In this context, ”cereal” refers to “a grass such as wheat, oats, or corn, the starchy grains of which are used as food” (American Heritage Dictionary).
Here’s their summary:
There is strong evidence that a diet high in whole grains is associated with lower body mass index, smaller waist circumference, and reduced risk of being overweight; that a diet high in whole grains and legumes can help reduce weight gain; and that significant weight loss is achievable with energy-controlled diets that are high in cereals and legumes. There is weak evidence that high intakes of refined grains may cause small increases in waist circumference in women. There is no evidence that low-carbohydrate diets that restrict cereal intakes offer long-term advantages for sustained weight loss. There is insufficient evidence to make clear conclusions about the protective effect of legumes on weight.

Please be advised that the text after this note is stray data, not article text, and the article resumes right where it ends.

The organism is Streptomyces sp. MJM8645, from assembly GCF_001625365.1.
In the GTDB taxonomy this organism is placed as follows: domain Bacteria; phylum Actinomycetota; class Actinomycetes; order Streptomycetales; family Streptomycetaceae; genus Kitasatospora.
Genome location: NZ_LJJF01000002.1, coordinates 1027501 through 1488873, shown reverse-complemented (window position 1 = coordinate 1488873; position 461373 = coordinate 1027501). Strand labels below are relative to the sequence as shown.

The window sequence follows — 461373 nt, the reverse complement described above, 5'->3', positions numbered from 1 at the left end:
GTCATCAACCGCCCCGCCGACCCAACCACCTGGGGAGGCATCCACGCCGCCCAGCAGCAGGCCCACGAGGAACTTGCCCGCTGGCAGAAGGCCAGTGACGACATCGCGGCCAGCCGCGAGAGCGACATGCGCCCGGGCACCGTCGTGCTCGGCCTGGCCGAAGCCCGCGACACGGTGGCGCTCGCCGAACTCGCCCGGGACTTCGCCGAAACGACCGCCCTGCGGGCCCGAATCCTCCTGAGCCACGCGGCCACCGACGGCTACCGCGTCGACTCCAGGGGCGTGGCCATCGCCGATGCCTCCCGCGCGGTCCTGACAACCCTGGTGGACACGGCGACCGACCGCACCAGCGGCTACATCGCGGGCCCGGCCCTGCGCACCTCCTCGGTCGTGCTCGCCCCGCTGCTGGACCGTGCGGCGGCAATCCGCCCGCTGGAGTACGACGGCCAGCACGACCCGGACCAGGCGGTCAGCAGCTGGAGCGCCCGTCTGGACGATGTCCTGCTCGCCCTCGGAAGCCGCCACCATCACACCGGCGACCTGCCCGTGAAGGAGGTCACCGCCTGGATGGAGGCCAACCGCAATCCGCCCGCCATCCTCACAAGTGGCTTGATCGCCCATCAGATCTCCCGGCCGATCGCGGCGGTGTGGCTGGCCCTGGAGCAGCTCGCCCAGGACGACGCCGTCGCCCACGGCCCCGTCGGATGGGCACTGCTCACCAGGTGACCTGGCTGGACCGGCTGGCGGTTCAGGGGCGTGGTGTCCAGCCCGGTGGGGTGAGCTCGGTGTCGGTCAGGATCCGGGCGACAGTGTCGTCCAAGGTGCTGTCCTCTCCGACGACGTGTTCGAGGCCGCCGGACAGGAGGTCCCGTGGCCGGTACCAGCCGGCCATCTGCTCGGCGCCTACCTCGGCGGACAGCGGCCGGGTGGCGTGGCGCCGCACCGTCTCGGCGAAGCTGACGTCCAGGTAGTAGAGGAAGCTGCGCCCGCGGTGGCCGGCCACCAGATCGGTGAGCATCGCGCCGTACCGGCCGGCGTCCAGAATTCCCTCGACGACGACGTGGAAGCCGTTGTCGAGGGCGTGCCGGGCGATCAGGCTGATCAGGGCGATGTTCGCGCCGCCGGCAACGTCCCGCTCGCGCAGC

In July, 2008, I blogged about a study in the New England Journal of Medicine that showed better weight loss after two years on the low-carb Atkins diet compared to a low-fat (and higher cereal) diet. We’re not looking at huge differences here:
- 7.3 lb (3.3 kg) loss for the low-fat group
- 10.1 lb (4.6 kg) loss for the Mediterranean diet group
- 12.1 lb (5.5 kg) loss for the Atkins group
The Wollongong authors probably didn’t have access to that report. I suspect they would retract their opinion that “there is no evidence that low-carbohydrate diets that restrict cereal intakes offer long-term advantages for sustained weight loss.” Could depend on what they consider “long-term.”
I haven’t read the entire article but invite you to do so.
Reference: Williams, P.G., et al. Cereal grains, legumes, and weight management: a comprehensive review of the scientific evidence. Nutrition Reviews, 66(2008): 171-82.